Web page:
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Need help with a Constant to Momentary Relay

Discussion in 'General Electronics Discussion' started by pityocamptes, Aug 7, 2013.

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  1. pityocamptes

    pityocamptes

    79
    0
    Jul 26, 2012
    I saw this schematic:

    [​IMG]

    Link: http://www.the12volt.com/relays/page5.asp#ctm

    where the output last only about 1/2 second.


    I'm trying to figure out a momentary trigger for a 555 timer circuit and was wondering if this type of relay (NORMALLY OPEN):

    [​IMG]

    would work as the relay above with the R/C components? Any help appreciated. Thanks!
     
  2. (*steve*)

    (*steve*) ¡sǝpodᴉʇuɐ ǝɥʇ ɹɐǝɥd Moderator

    25,496
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    Jan 21, 2010
    To trigger a 555 from a signal that changes from one state to another (rather than produces a pulse) is typically done with a capacitor and a resistor. It may also require a transistor if the signal needs to be inverted.

    The first hi for me when I google "555 triggering circuit" is this. There's plenty more, I went no further than this. It shows you how and describes why. The basic solution here employs more than just a diode and a resistor, but not much.

    The advantage is that it consumes less power and it doesn't suffer from contact bounce or mechanical failure.
     
  3. pityocamptes

    pityocamptes

    79
    0
    Jul 26, 2012
    Thanks. I tried the R/C configuration last night and for some reason I could not get it to work. Here is a schamtic of what I am trying to do. The NO magnetic switches is what should trigger Pin 2 on the 555. Thoughts? Thanks.

    0[1].jpg
     
  4. pityocamptes

    pityocamptes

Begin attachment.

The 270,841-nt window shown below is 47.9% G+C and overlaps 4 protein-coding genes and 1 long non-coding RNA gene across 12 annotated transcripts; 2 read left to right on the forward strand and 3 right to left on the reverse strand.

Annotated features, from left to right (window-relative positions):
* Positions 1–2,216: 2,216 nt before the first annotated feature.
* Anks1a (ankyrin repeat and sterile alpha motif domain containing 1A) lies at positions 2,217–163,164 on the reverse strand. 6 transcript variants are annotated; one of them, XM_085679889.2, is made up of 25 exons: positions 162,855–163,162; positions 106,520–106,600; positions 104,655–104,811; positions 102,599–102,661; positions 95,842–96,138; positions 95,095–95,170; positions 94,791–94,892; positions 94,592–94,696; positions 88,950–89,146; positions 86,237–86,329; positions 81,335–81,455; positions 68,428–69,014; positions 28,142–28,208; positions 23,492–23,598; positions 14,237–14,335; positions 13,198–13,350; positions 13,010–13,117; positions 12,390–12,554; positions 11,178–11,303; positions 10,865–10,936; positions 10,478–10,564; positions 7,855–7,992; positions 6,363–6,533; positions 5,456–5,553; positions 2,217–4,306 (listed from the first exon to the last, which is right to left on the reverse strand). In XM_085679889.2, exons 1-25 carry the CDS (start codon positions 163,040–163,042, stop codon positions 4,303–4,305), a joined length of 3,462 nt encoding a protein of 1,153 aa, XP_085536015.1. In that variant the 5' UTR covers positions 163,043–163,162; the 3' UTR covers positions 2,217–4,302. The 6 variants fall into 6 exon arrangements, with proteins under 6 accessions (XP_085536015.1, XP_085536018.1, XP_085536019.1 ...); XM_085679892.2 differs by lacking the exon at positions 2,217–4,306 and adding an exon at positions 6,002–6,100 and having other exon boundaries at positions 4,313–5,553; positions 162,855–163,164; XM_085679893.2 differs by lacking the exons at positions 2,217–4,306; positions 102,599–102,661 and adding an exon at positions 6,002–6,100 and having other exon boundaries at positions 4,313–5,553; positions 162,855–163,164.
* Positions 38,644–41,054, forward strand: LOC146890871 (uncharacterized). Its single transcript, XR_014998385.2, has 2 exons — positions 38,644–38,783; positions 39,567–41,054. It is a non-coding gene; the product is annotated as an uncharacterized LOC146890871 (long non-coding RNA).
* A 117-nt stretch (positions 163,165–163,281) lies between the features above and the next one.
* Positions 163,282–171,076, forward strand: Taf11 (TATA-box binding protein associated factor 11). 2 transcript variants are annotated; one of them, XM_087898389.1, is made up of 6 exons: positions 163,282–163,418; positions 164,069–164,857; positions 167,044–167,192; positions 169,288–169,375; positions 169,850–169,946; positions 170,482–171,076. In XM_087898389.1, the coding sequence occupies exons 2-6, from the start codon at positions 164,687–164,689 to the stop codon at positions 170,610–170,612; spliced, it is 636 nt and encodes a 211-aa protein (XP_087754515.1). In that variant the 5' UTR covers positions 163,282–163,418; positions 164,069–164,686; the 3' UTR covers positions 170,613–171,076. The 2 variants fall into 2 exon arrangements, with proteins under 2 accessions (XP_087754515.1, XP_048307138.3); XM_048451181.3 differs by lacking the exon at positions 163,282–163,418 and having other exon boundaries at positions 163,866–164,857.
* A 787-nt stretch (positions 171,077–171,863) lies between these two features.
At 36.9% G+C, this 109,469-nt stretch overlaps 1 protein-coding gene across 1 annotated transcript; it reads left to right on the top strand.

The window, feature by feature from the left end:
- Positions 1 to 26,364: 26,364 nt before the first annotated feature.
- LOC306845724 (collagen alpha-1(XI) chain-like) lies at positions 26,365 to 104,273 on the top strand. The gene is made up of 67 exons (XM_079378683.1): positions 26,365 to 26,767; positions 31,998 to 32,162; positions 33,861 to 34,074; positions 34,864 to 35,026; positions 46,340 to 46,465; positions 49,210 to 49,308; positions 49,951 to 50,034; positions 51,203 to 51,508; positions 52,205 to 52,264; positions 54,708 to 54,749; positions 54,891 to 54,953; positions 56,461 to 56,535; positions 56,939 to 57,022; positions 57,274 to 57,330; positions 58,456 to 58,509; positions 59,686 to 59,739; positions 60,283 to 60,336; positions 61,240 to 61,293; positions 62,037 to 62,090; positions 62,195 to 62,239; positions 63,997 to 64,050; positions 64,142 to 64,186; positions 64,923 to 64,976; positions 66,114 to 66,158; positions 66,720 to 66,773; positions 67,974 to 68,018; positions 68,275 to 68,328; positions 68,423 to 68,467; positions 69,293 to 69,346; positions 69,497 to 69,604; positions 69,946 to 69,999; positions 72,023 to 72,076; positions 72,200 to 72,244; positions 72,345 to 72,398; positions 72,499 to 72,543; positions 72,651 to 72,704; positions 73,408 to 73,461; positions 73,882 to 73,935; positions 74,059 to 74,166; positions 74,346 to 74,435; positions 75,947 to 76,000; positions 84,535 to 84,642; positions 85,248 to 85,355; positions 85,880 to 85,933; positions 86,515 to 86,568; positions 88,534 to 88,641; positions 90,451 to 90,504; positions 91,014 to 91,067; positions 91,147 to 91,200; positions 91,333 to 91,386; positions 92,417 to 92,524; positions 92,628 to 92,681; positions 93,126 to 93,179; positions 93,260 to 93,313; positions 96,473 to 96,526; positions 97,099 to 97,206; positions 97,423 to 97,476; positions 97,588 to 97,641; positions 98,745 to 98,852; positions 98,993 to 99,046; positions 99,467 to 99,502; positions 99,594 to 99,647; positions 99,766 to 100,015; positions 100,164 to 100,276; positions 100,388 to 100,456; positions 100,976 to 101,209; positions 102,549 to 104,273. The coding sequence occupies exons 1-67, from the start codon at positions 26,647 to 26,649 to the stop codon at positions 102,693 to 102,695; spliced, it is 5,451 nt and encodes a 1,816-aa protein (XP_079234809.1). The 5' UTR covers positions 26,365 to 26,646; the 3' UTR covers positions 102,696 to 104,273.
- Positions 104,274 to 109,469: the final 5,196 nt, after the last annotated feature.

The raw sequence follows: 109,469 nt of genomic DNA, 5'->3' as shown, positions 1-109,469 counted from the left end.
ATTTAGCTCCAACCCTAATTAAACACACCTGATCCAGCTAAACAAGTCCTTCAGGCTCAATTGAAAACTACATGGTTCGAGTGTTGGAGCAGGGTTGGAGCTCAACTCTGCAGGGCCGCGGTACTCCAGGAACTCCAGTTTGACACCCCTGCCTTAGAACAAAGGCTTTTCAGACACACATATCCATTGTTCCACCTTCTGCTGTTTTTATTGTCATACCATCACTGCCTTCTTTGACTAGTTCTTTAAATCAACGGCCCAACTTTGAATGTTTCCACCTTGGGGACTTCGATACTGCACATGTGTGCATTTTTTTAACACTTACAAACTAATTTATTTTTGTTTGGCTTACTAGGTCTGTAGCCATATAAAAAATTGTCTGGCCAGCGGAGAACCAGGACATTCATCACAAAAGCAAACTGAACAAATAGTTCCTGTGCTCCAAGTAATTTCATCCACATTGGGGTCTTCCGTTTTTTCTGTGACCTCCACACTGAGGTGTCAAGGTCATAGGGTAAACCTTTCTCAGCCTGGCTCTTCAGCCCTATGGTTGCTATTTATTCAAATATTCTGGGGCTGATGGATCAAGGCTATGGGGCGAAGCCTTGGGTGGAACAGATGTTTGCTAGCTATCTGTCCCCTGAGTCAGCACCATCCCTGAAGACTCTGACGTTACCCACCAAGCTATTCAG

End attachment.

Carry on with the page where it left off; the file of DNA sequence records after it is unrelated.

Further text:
79
    0
    Jul 26, 2012
  5. pityocamptes

    pityocamptes

    79
    0
    Jul 26, 2012
    This schematic is a little different than mine, and would only take a little bit of re-working my existing circuit. Would this work? Thanks.
     

    Attached Files:

  6. (*steve*)

    (*steve*) ¡sǝpodᴉʇuɐ ǝɥʇ ɹɐǝɥd Moderator

    25,496
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    Jan 21, 2010
    Your last circuit has some problems.

    Firstly it is an astable (it will generate a continuous series of pulses).

    Secondly you have a 470uF capacitor being directly discharged through the discharge pin. This value capacitor is too high to discharge without a resistor (I can't remember the rated maximum capacitance for this, but it's a lot less than 470 uF)

    It is hard to figure out the circuit you give a few posts earlier (that you tried and couldn't get working).

    I suspect your problem is that the trigger input is best held high with a resistor and pulled low by what is triggering it. I'm not sure what you were doing but it didn't look like that. Also the position of the resistor and capacitor near your relay(?) seemed weird. You also don't show any timing resistor or cap on the 555 nor what the connected pins represent.

    edit: OK, I can see what you're doing to trigger it, but the lack of the timing components is an issue. Also your siren load (depending on what it is) may not be suitable for connecting to the 555 output, or may need a diode across it to prevent damage to the 555.

    A standard circuit diagram is always helpful as it conveys information in a way we can understand.
     
    Last edited: Aug 9, 2013
  7. pityocamptes

    pityocamptes

    79
    0